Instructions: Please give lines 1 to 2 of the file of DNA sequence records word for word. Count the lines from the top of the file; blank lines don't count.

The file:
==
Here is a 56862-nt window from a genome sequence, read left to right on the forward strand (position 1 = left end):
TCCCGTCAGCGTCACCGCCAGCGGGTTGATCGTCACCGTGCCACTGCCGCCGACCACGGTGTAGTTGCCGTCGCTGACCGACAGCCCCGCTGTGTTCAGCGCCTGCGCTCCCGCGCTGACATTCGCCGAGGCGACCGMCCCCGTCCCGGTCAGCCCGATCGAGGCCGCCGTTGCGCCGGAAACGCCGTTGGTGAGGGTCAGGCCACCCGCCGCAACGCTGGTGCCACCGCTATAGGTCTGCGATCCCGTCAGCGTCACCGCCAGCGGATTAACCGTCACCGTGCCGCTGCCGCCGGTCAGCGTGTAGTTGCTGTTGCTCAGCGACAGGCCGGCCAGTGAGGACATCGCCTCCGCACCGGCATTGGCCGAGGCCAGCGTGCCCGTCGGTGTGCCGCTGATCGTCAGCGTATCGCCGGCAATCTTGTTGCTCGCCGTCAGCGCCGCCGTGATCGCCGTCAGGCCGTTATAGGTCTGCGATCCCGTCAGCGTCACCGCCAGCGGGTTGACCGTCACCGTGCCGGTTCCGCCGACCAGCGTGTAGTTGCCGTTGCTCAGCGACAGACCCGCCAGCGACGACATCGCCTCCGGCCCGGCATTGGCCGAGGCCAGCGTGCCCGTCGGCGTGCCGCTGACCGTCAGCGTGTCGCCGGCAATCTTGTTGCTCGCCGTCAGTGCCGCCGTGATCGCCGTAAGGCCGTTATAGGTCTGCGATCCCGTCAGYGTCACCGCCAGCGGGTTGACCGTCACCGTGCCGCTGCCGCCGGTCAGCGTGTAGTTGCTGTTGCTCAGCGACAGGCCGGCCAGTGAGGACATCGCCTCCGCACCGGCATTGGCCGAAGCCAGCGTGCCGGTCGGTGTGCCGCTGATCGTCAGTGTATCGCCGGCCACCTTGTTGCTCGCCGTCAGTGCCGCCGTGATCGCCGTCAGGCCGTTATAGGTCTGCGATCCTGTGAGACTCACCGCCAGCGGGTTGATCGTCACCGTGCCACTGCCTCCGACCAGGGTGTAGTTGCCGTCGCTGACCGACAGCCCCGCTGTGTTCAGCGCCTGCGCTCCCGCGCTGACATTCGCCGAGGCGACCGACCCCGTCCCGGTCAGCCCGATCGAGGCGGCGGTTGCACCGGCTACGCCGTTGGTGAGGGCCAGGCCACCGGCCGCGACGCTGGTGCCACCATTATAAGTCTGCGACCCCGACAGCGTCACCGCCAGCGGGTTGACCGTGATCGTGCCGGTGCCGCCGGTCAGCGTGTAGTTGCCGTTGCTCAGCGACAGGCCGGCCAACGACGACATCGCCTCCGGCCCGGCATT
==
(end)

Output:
Here is a 56862-nt window from a genome sequence, read left to right on the forward strand (position 1 = left end):
TCCCGTCAGCGTCACCGCCAGCGGGTTGATCGTCACCGTGCCACTGCCGCCGACCACGGTGTAGTTGCCGTCGCTGACCGACAGCCCCGCTGTGTTCAGCGCCTGCGCTCCCGCGCTGACATTCGCCGAGGCGACCGMCCCCGTCCCGGTCAGCCCGATCGAGGCCGCCGTTGCGCCGGAAACGCCGTTGGTGAGGGTCAGGCCACCCGCCGCAACGCTGGTGCCACCGCTATAGGTCTGCGATCCCGTCAGCGTCACCGCCAGCGGATTAACCGTCACCGTGCCGCTGCCGCCGGTCAGCGTGTAGTTGCTGTTGCTCAGCGACAGGCCGGCCAGTGAGGACATCGCCTCCGCACCGGCATTGGCCGAGGCCAGCGTGCCCGTCGGTGTGCCGCTGATCGTCAGCGTATCGCCGGCAATCTTGTTGCTCGCCGTCAGCGCCGCCGTGATCGCCGTCAGGCCGTTATAGGTCTGCGATCCCGTCAGCGTCACCGCCAGCGGGTTGACCGTCACCGTGCCGGTTCCGCCGACCAGCGTGTAGTTGCCGTTGCTCAGCGACAGACCCGCCAGCGACGACATCGCCTCCGGCCCGGCATTGGCCGAGGCCAGCGTGCCCGTCGGCGTGCCGCTGACCGTCAGCGTGTCGCCGGCAATCTTGTTGCTCGCCGTCAGTGCCGCCGTGATCGCCGTAAGGCCGTTATAGGTCTGCGATCCCGTCAGYGTCACCGCCAGCGGGTTGACCGTCACCGTGCCGCTGCCGCCGGTCAGCGTGTAGTTGCTGTTGCTCAGCGACAGGCCGGCCAGTGAGGACATCGCCTCCGCACCGGCATTGGCCGAAGCCAGCGTGCCGGTCGGTGTGCCGCTGATCGTCAGTGTATCGCCGGCCACCTTGTTGCTCGCCGTCAGTGCCGCCGTGATCGCCGTCAGGCCGTTATAGGTCTGCGATCCTGTGAGACTCACCGCCAGCGGGTTGATCGTCACCGTGCCACTGCCTCCGACCAGGGTGTAGTTGCCGTCGCTGACCGACAGCCCCGCTGTGTTCAGCGCCTGCGCTCCCGCGCTGACATTCGCCGAGGCGACCGACCCCGTCCCGGTCAGCCCGATCGAGGCGGCGGTTGCACCGGCTACGCCGTTGGTGAGGGCCAGGCCACCGGCCGCGACGCTGGTGCCACCATTATAAGTCTGCGACCCCGACAGCGTCACCGCCAGCGGGTTGACCGTGATCGTGCCGGTGCCGCCGGTCAGCGTGTAGTTGCCGTTGCTCAGCGACAGGCCGGCCAACGACGACATCGCCTCCGGCCCGGCATT